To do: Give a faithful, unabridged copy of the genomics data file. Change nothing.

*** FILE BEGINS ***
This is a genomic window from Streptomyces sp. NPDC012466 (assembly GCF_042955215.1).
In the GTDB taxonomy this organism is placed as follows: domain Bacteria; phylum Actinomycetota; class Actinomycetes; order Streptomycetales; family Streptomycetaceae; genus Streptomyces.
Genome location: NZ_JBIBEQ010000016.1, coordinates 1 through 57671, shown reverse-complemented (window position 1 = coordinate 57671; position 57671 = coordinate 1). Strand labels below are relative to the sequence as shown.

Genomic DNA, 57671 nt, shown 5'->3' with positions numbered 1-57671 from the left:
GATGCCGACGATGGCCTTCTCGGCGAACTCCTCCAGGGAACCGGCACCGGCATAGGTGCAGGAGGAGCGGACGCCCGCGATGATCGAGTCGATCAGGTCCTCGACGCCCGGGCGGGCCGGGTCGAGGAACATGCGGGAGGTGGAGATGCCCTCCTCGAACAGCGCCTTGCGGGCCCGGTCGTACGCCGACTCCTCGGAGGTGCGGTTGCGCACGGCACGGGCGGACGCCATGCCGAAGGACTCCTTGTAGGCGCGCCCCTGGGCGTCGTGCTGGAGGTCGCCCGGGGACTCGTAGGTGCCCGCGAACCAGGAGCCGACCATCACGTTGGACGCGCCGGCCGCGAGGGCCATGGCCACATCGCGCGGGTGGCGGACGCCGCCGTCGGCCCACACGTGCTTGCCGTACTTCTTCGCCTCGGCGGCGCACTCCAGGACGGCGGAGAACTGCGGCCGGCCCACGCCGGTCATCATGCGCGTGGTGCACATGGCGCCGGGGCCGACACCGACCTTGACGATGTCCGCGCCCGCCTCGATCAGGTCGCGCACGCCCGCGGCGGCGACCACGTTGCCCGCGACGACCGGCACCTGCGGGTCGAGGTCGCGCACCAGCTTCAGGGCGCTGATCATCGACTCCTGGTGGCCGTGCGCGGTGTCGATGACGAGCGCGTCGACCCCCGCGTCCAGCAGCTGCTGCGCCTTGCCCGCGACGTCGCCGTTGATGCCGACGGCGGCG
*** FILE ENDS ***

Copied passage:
This is a genomic window from Streptomyces sp. NPDC012466 (assembly GCF_042955215.1).
In the GTDB taxonomy this organism is placed as follows: domain Bacteria; phylum Actinomycetota; class Actinomycetes; order Streptomycetales; family Streptomycetaceae; genus Streptomyces.
Genome location: NZ_JBIBEQ010000016.1, coordinates 1 through 57671, shown reverse-complemented (window position 1 = coordinate 57671; position 57671 = coordinate 1). Strand labels below are relative to the sequence as shown.

Genomic DNA, 57671 nt, shown 5'->3' with positions numbered 1-57671 from the left:
GATGCCGACGATGGCCTTCTCGGCGAACTCCTCCAGGGAACCGGCACCGGCATAGGTGCAGGAGGAGCGGACGCCCGCGATGATCGAGTCGATCAGGTCCTCGACGCCCGGGCGGGCCGGGTCGAGGAACATGCGGGAGGTGGAGATGCCCTCCTCGAACAGCGCCTTGCGGGCCCGGTCGTACGCCGACTCCTCGGAGGTGCGGTTGCGCACGGCACGGGCGGACGCCATGCCGAAGGACTCCTTGTAGGCGCGCCCCTGGGCGTCGTGCTGGAGGTCGCCCGGGGACTCGTAGGTGCCCGCGAACCAGGAGCCGACCATCACGTTGGACGCGCCGGCCGCGAGGGCCATGGCCACATCGCGCGGGTGGCGGACGCCGCCGTCGGCCCACACGTGCTTGCCGTACTTCTTCGCCTCGGCGGCGCACTCCAGGACGGCGGAGAACTGCGGCCGGCCCACGCCGGTCATCATGCGCGTGGTGCACATGGCGCCGGGGCCGACACCGACCTTGACGATGTCCGCGCCCGCCTCGATCAGGTCGCGCACGCCCGCGGCGGCGACCACGTTGCCCGCGACGACCGGCACCTGCGGGTCGAGGTCGCGCACCAGCTTCAGGGCGCTGATCATCGACTCCTGGTGGCCGTGCGCGGTGTCGATGACGAGCGCGTCGACCCCCGCGTCCAGCAGCTGCTGCGCCTTGCCCGCGACGTCGCCGTTGATGCCGACGGCGGCG